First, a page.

MINISTERS are under pressure to take action to provide frontline student parametics with vital financial assistance with their studies and help end an ambulance service staffing "crisis".

Over 200 student frontline paramedics with the support of union leaders have launched a campaign calling for a bursary equal to the £10,000 nurses and midwives in Scotland saying many are living below the poverty line due to a lack of financial support.

In January, paramedic students in England and Wales along with radiographers and physiotherapists were among those receiving a £5000 a year maintenance grant from the UK government from September.

Extra payments worth up to £3,000 per academic year will be available for eligible students.

But campaigners are saying there is no support for paramedics in Scotland despite working full time with the Ambulance Service on placement during the pandemic. This means many have to take second jobs and others live below the poverty line.

Figures from January revealed that Scotland’s ambulance service was battling a staff crisis amid evidence that it failed to cover more than 42,000 shifts.

The disclosure, made under freedom of information legislation, provoked anger from opposition politicians who claimed the service is under-funded with a potential impact on public safety.

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There were concerns that paramedics and ambulance staff were having to take more time off sick due to anxiety, stress and depression, meaning there are fewer crews for ambulances.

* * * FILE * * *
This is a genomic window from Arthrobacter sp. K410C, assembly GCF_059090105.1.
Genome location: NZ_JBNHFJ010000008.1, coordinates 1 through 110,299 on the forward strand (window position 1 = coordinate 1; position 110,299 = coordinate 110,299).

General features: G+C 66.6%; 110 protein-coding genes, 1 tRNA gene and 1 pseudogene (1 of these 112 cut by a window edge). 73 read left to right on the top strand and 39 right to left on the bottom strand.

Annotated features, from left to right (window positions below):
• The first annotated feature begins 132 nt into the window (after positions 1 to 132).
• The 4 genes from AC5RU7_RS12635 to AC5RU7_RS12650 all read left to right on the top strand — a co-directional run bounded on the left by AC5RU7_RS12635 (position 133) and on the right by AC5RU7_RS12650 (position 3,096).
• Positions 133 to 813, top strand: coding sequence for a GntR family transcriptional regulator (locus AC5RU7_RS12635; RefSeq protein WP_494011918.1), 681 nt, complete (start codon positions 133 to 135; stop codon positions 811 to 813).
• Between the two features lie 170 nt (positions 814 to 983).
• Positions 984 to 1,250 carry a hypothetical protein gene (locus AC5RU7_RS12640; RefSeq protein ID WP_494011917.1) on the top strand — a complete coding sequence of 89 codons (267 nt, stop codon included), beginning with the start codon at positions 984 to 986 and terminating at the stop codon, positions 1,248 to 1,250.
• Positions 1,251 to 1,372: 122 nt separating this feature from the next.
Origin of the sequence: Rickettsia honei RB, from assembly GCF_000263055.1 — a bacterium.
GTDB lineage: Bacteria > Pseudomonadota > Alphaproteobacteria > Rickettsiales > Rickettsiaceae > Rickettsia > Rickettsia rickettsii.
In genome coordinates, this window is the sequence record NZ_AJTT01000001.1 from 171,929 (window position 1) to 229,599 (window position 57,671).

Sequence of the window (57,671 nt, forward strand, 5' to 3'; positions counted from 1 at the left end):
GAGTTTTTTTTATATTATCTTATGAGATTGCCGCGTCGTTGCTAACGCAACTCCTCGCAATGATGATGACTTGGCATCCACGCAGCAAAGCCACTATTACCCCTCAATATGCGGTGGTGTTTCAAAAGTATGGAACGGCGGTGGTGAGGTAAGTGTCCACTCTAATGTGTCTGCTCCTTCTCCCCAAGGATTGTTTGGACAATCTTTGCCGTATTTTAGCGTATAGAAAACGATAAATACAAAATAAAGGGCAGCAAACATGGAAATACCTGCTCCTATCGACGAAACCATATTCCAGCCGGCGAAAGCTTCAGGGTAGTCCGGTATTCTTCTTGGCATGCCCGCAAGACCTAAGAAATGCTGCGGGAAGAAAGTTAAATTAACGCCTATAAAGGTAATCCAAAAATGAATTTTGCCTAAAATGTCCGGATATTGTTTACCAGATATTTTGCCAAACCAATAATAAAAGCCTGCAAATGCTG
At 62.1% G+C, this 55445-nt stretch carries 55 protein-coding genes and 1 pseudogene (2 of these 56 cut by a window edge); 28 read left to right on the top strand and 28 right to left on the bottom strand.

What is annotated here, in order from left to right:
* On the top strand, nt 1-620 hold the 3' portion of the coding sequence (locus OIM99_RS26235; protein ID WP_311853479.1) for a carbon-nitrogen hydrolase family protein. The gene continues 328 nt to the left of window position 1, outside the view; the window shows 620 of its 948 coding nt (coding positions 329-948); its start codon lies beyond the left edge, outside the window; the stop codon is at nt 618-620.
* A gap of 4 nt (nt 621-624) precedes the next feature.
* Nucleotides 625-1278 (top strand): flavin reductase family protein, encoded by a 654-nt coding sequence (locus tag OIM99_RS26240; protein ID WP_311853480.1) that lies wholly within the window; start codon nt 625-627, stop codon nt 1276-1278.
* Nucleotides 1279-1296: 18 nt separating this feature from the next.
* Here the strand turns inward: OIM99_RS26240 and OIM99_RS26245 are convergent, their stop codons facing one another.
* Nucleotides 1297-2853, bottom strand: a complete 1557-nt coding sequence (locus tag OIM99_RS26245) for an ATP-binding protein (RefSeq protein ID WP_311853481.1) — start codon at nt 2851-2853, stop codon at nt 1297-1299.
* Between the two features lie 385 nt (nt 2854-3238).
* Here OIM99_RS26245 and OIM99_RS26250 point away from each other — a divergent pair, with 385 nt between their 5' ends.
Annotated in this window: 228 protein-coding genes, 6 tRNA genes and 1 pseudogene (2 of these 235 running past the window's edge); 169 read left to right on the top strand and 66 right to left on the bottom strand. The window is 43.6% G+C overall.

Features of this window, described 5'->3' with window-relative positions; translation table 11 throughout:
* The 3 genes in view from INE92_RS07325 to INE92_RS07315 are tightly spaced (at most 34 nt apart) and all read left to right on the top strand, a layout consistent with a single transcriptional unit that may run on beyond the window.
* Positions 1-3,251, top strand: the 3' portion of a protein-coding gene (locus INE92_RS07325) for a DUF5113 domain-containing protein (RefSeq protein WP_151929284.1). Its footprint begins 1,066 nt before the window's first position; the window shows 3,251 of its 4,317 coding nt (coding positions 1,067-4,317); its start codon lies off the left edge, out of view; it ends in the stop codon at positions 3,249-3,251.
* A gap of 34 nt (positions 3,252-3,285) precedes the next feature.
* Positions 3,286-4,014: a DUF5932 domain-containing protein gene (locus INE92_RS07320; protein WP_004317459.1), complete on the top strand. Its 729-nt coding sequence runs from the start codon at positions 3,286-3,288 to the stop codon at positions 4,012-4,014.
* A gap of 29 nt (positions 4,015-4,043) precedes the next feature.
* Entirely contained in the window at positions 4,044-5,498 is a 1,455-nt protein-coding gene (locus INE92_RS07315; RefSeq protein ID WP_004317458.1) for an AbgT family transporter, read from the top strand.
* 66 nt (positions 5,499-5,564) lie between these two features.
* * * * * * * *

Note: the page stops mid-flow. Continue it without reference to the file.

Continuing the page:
The Scottish Conservatives asked the ambulance service to disclose how many shifts were rostered and filled in each of the last three years. In 2016-17, of 335,168 shifts, 322,054 were filled, with a shortfall of 13,114. In 2017-18, the shortfall was 16,134 and last year it was 13,568.

Union leaders have supported their campaign.

GMB Scottish Ambulance Service branch president Ross Herbert said: "The paramedic profession is evolving and the requirement for full-time education means that students face a significant financial burden in order to complete their studies.

"Students in other professions such as nursing and midwifery receive a bursary in order to support them in their studies.The paramedic profession should be no different. GMB are therefore calling on the Scottish Government to create a bursary which will provide much needed financial support to help the frontline of the future."

UNISON Scottish Ambulance Service national convenor Stevie Gilroy added: "I would go a step further and would call upon the Scottish Government to help secure the future of the NHS by putting in place a bursary scheme that is open to all allied health professionals.

"We should be celebrating people choosing a career in the NHS, not penalising them with a student debt. We should have them focus on their studies so they can be the best they can be, not have them pick up part time jobs to make ends meet."

Erin Houghton, a third year student paramedic at Glasgow Caledonian University says she has to rely on a £5000 a year student loan over the past two years.

"I have to follow a strict money plan or else I risk not being able to eat some weeks, and even then, that's a budget based off one meal a day.

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"It's difficult to get a job since nowhere can really accommodate for my time on placements, and I can rarely afford to socialise with friends. It's been extremely difficult trying to make my way through this course since most of my time is spent stressing about money, instead of stressing about the usual things like exams.